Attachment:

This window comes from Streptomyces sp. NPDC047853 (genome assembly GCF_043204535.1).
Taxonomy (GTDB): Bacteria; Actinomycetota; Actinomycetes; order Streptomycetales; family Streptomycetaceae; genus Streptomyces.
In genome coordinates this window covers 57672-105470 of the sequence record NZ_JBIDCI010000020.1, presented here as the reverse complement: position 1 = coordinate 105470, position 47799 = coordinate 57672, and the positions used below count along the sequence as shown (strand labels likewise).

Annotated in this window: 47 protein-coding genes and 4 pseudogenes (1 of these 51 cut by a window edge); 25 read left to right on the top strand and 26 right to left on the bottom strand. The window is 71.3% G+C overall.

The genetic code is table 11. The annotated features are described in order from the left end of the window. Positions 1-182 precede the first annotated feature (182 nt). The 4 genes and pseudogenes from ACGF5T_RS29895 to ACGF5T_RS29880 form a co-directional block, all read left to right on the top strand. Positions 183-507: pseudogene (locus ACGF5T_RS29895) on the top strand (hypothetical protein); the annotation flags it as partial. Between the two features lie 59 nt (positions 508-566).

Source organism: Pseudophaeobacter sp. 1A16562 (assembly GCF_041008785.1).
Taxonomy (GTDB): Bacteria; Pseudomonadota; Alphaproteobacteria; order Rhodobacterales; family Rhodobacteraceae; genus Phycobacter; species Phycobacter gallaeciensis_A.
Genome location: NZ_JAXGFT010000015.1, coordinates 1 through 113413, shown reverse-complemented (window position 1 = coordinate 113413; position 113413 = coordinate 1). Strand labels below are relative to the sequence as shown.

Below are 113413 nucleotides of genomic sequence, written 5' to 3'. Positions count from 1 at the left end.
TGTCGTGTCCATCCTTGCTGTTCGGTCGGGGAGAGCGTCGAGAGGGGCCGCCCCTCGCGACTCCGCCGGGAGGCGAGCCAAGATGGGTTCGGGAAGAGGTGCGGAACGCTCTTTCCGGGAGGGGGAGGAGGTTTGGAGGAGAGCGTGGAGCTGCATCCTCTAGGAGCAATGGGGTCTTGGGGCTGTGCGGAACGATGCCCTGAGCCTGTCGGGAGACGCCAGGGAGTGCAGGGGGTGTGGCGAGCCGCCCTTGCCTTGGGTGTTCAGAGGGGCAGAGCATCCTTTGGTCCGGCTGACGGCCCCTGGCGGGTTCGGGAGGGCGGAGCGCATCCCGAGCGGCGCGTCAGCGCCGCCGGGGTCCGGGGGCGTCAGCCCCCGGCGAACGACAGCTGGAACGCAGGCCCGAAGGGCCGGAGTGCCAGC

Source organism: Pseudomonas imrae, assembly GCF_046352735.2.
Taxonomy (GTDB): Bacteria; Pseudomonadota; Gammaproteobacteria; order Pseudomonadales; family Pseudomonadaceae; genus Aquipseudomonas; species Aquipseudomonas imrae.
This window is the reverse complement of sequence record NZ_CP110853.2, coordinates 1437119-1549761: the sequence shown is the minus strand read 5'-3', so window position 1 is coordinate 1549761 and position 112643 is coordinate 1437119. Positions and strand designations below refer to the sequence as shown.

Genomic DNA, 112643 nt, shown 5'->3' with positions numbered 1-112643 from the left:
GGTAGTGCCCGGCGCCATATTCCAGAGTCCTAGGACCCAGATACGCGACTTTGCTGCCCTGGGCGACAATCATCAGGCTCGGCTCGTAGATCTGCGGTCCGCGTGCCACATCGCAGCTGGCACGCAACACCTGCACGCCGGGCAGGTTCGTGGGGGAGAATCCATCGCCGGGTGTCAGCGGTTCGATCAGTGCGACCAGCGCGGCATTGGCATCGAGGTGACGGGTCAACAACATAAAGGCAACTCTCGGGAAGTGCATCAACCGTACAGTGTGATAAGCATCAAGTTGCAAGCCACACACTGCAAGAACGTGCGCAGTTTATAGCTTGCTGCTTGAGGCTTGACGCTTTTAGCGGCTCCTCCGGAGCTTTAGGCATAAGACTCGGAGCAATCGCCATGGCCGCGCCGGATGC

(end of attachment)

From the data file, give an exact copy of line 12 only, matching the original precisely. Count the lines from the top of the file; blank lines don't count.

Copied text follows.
Taxonomy (GTDB): Bacteria; Pseudomonadota; Gammaproteobacteria; order Pseudomonadales; family Pseudomonadaceae; genus Aquipseudomonas; species Aquipseudomonas imrae.